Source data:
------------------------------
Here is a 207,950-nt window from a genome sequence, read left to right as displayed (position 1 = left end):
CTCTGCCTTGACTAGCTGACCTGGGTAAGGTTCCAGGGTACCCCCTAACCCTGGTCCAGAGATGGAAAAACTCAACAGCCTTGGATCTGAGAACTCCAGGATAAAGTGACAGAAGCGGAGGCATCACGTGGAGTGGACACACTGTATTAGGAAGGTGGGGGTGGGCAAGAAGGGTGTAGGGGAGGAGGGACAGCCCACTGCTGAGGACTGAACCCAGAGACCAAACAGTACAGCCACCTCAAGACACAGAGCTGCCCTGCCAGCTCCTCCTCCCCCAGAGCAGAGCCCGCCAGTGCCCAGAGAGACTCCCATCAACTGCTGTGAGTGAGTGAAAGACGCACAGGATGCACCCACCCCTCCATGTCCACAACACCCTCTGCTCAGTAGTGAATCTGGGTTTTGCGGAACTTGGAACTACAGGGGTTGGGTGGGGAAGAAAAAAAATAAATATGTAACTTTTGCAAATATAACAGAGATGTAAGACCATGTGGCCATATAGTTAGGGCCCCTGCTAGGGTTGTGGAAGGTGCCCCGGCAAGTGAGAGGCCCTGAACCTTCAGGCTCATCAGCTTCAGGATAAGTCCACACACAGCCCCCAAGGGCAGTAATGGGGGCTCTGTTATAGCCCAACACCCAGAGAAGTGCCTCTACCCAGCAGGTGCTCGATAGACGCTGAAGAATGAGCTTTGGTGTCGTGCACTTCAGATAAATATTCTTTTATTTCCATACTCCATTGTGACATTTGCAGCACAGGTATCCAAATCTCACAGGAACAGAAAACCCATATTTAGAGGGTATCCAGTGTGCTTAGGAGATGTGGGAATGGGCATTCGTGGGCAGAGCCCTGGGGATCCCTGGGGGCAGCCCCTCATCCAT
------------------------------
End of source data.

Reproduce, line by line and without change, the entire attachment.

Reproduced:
Here is a 207,950-nt window from a genome sequence, read left to right as displayed (position 1 = left end):
CTCTGCCTTGACTAGCTGACCTGGGTAAGGTTCCAGGGTACCCCCTAACCCTGGTCCAGAGATGGAAAAACTCAACAGCCTTGGATCTGAGAACTCCAGGATAAAGTGACAGAAGCGGAGGCATCACGTGGAGTGGACACACTGTATTAGGAAGGTGGGGGTGGGCAAGAAGGGTGTAGGGGAGGAGGGACAGCCCACTGCTGAGGACTGAACCCAGAGACCAAACAGTACAGCCACCTCAAGACACAGAGCTGCCCTGCCAGCTCCTCCTCCCCCAGAGCAGAGCCCGCCAGTGCCCAGAGAGACTCCCATCAACTGCTGTGAGTGAGTGAAAGACGCACAGGATGCACCCACCCCTCCATGTCCACAACACCCTCTGCTCAGTAGTGAATCTGGGTTTTGCGGAACTTGGAACTACAGGGGTTGGGTGGGGAAGAAAAAAAATAAATATGTAACTTTTGCAAATATAACAGAGATGTAAGACCATGTGGCCATATAGTTAGGGCCCCTGCTAGGGTTGTGGAAGGTGCCCCGGCAAGTGAGAGGCCCTGAACCTTCAGGCTCATCAGCTTCAGGATAAGTCCACACACAGCCCCCAAGGGCAGTAATGGGGGCTCTGTTATAGCCCAACACCCAGAGAAGTGCCTCTACCCAGCAGGTGCTCGATAGACGCTGAAGAATGAGCTTTGGTGTCGTGCACTTCAGATAAATATTCTTTTATTTCCATACTCCATTGTGACATTTGCAGCACAGGTATCCAAATCTCACAGGAACAGAAAACCCATATTTAGAGGGTATCCAGTGTGCTTAGGAGATGTGGGAATGGGCATTCGTGGGCAGAGCCCTGGGGATCCCTGGGGGCAGCCCCTCATCCAT